• Time required—State the length of the lesson. The length should be from one to four 50-minute class periods or two 100-minute class periods. Time required should be realistic for administering the entire lesson.
  • Materials—A list of all materials required for the lesson should be included (e.g., worksheets, visuals, supplies, etc.). Identify the Federal Reserve resources used. Federal Reserve resources can be found at www.federalreserveeducation.org or by contacting the Economic and Financial Education Specialist at the designated Reserve Bank office.
  • Procedure—The procedure section of the lesson plan is the core of the lesson. Use this section to describe how instructional objectives will be met. The procedure should
    • be clearly explained, step by step,
    • hold the interest of the students,
    • have varied activities,
    • include accurate and fully explained subject-related content,
    • utilize higher-order thinking skills,
    • provide the necessary tools for students to accomplish the objectives,
    • achieve closure (The closure section provides a means of helping students recognize those points learned in the lesson. A review of major points, carefully crafted questions, and other closure activities can help students grasp important points and objectives explicitly),
    • use active learning approaches/procedures whenever possible,
    • carefully evaluate what the targeted students can and cannot do,
    • be stated clearly and precisely,
    • include definitions of subject-related terms and principles pertinent to the lesson,
    • include answers for any discussion questions, and
    • provide worksheets, student activity forms, assignments, etc.
  • Assessment—Identify whether the students have learned the stated lesson objectives. Provide a description (and examples, if applicable) of how and to what extent the students achieved the learning objectives.
  • Bibliography—All resources and references should be cited and properly acknowledged in this section.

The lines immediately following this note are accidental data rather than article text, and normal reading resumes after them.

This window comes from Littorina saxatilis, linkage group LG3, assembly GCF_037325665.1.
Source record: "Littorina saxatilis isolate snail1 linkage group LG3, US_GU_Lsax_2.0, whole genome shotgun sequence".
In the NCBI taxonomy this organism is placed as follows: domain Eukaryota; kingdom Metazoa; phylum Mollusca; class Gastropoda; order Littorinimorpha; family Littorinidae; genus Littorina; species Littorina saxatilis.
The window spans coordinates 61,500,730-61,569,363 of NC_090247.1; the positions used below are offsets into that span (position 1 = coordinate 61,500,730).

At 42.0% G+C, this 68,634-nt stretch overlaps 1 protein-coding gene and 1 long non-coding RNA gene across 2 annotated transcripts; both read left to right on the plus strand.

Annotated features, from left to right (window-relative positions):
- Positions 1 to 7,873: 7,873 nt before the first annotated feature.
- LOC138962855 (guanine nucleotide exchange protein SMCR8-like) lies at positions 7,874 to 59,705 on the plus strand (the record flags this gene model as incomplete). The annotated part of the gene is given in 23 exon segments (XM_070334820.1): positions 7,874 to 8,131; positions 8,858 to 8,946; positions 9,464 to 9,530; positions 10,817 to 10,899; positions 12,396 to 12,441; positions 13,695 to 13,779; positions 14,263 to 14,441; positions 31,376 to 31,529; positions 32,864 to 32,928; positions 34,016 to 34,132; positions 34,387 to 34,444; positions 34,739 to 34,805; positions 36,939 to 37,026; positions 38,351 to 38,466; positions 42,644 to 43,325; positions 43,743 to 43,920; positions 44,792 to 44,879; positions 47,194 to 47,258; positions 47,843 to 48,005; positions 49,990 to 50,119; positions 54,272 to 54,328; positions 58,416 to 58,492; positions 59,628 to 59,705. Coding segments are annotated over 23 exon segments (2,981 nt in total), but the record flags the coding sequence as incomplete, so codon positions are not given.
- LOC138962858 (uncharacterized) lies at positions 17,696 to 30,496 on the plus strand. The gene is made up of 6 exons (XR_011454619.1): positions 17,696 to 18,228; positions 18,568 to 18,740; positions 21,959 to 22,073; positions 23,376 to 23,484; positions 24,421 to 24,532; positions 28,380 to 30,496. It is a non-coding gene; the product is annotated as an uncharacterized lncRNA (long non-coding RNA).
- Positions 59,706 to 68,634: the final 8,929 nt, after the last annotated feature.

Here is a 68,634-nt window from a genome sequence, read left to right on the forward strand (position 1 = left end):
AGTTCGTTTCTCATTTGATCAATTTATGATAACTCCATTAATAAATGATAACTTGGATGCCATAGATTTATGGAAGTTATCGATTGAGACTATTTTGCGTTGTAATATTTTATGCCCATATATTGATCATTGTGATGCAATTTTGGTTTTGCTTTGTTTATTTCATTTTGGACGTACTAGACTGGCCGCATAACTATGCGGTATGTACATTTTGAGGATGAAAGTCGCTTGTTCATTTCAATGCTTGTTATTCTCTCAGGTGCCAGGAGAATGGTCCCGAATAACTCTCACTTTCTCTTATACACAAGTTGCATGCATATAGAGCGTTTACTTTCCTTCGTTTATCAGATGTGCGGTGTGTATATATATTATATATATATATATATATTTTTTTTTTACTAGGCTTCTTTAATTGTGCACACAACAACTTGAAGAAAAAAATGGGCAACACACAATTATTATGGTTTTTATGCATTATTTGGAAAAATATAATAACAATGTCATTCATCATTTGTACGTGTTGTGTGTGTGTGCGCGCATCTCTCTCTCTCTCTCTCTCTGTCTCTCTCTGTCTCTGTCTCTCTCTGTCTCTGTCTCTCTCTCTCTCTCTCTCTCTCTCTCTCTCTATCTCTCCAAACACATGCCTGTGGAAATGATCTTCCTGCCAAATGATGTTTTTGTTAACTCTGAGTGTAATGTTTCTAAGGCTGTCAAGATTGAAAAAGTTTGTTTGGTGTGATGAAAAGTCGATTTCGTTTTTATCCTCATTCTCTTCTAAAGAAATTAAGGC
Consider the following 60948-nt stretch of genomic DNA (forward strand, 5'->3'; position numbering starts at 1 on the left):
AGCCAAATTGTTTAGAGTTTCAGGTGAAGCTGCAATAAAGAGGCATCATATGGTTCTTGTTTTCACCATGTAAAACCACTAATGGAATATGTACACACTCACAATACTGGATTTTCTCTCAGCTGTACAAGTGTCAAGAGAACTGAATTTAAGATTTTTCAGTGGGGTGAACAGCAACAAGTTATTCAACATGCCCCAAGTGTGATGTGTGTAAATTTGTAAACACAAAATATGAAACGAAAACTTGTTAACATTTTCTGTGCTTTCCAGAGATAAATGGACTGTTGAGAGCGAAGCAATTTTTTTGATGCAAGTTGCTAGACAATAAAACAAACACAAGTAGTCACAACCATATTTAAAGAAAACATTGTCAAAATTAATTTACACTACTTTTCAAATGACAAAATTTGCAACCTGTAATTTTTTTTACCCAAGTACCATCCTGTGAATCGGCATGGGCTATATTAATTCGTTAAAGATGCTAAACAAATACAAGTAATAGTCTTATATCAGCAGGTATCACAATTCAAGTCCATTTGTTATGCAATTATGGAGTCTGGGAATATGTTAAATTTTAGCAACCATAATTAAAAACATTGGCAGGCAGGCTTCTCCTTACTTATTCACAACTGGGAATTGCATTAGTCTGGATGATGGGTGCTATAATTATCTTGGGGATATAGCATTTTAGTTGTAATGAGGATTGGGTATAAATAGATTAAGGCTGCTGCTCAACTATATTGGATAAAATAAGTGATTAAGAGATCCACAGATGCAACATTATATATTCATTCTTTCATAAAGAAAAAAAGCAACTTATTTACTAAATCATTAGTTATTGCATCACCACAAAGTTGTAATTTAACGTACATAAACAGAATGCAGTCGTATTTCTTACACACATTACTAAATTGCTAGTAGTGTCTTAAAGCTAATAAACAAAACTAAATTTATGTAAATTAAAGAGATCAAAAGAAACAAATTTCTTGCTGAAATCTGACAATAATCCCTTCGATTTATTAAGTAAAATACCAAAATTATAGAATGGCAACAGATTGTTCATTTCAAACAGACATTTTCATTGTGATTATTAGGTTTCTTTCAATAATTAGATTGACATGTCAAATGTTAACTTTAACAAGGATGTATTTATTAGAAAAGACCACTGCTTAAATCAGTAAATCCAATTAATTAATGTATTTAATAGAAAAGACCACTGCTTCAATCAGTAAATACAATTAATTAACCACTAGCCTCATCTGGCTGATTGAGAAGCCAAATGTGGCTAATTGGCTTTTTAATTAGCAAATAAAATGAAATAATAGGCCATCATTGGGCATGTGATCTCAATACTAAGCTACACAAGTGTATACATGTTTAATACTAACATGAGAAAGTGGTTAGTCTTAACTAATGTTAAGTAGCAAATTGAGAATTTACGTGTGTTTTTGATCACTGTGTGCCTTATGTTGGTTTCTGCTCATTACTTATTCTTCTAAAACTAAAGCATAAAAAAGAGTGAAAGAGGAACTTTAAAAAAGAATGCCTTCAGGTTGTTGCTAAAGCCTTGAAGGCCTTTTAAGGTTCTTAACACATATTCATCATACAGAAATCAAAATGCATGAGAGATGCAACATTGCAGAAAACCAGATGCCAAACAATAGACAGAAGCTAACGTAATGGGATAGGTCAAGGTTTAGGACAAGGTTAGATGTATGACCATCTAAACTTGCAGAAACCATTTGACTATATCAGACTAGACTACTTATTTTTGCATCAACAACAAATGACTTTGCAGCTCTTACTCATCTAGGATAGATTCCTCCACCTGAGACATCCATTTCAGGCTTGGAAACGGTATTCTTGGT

• Classroom handouts and teaching materials—Include any handouts and teaching materials that have been created as part of the lesson. If a handout or teaching material is included, it must be submitted as part of the lesson plan package and in electronic format, if possible. Classroom handouts do not have to be in the same format as the lesson plan text. (Please see lesson plan rules for details on lesson plan text requirements.)
  • Supplemental materials (optional)—Student work, pictures, graphs, or other printed material may be included with the submission.

Judging criteria
Criteria used to evaluate the lesson plans will include

  1. use of Federal Reserve materials (e.g., publications, Web site, multimedia resources, etc.),
  2. required lesson plan components and rules as described above,
  3. lesson originality and creativity,
  4. accuracy of content,
  5. ease of replication or adaptation (across curriculum, age groups, and schools),
  6. relevance to standards, and
  7. writing style (correct grammar, spelling, and punctuation).

Entries will be given a score up to 100 points. Each criterion is given a weighted score as follows:

Criterion Point Value
Lesson Description 5
Objectives 10
Overall Procedure 20
Use of Fed Materials 10
Meets National Education Standards 5
Accuracy and Quality of Content 10
Summary/Assessment 5
Originality/Creativity 20
Adaptability 10
Documentation Quality and Organization 5


Timetable
Postmark deadline: Friday, January 29, 2010
Awards notification: March 2010